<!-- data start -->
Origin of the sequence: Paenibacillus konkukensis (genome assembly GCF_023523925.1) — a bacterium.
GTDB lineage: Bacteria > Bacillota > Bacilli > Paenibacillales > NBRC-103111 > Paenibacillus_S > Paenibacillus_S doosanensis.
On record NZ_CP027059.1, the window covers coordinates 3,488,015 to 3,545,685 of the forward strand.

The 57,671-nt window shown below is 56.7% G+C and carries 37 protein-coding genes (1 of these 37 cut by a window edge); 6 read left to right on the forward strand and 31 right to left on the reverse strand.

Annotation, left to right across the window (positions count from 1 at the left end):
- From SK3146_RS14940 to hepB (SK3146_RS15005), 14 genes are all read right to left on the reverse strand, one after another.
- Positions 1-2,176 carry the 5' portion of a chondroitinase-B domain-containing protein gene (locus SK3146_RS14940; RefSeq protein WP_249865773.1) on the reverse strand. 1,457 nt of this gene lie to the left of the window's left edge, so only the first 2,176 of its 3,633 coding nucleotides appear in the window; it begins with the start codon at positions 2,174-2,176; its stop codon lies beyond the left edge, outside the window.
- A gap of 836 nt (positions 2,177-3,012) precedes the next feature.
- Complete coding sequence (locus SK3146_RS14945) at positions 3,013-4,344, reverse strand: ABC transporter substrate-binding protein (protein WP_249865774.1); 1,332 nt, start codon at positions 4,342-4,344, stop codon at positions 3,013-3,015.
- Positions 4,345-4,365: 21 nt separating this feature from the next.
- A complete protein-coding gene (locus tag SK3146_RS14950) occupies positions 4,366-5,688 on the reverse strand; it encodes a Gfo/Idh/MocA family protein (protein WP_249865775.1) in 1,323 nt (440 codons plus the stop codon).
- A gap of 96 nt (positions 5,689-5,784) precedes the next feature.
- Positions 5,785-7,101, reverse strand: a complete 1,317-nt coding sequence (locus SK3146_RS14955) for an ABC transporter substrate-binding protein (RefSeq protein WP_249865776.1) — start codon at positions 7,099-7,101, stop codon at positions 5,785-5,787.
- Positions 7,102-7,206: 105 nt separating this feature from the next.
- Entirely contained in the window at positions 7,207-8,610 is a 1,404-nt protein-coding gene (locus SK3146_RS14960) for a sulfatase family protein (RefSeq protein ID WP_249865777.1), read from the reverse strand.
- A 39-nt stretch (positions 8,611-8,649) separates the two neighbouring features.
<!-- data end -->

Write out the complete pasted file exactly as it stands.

Origin of the sequence: Paenibacillus konkukensis (genome assembly GCF_023523925.1) — a bacterium.
GTDB lineage: Bacteria > Bacillota > Bacilli > Paenibacillales > NBRC-103111 > Paenibacillus_S > Paenibacillus_S doosanensis.
On record NZ_CP027059.1, the window covers coordinates 3,488,015 to 3,545,685 of the forward strand.

The 57,671-nt window shown below is 56.7% G+C and carries 37 protein-coding genes (1 of these 37 cut by a window edge); 6 read left to right on the forward strand and 31 right to left on the reverse strand.

Annotation, left to right across the window (positions count from 1 at the left end):
- From SK3146_RS14940 to hepB (SK3146_RS15005), 14 genes are all read right to left on the reverse strand, one after another.
- Positions 1-2,176 carry the 5' portion of a chondroitinase-B domain-containing protein gene (locus SK3146_RS14940; RefSeq protein WP_249865773.1) on the reverse strand. 1,457 nt of this gene lie to the left of the window's left edge, so only the first 2,176 of its 3,633 coding nucleotides appear in the window; it begins with the start codon at positions 2,174-2,176; its stop codon lies beyond the left edge, outside the window.
- A gap of 836 nt (positions 2,177-3,012) precedes the next feature.
- Complete coding sequence (locus SK3146_RS14945) at positions 3,013-4,344, reverse strand: ABC transporter substrate-binding protein (protein WP_249865774.1); 1,332 nt, start codon at positions 4,342-4,344, stop codon at positions 3,013-3,015.
- Positions 4,345-4,365: 21 nt separating this feature from the next.
- A complete protein-coding gene (locus tag SK3146_RS14950) occupies positions 4,366-5,688 on the reverse strand; it encodes a Gfo/Idh/MocA family protein (protein WP_249865775.1) in 1,323 nt (440 codons plus the stop codon).
- A gap of 96 nt (positions 5,689-5,784) precedes the next feature.
- Positions 5,785-7,101, reverse strand: a complete 1,317-nt coding sequence (locus SK3146_RS14955) for an ABC transporter substrate-binding protein (RefSeq protein WP_249865776.1) — start codon at positions 7,099-7,101, stop codon at positions 5,785-5,787.
- Positions 7,102-7,206: 105 nt separating this feature from the next.
- Entirely contained in the window at positions 7,207-8,610 is a 1,404-nt protein-coding gene (locus SK3146_RS14960) for a sulfatase family protein (RefSeq protein ID WP_249865777.1), read from the reverse strand.
- A 39-nt stretch (positions 8,611-8,649) separates the two neighbouring features.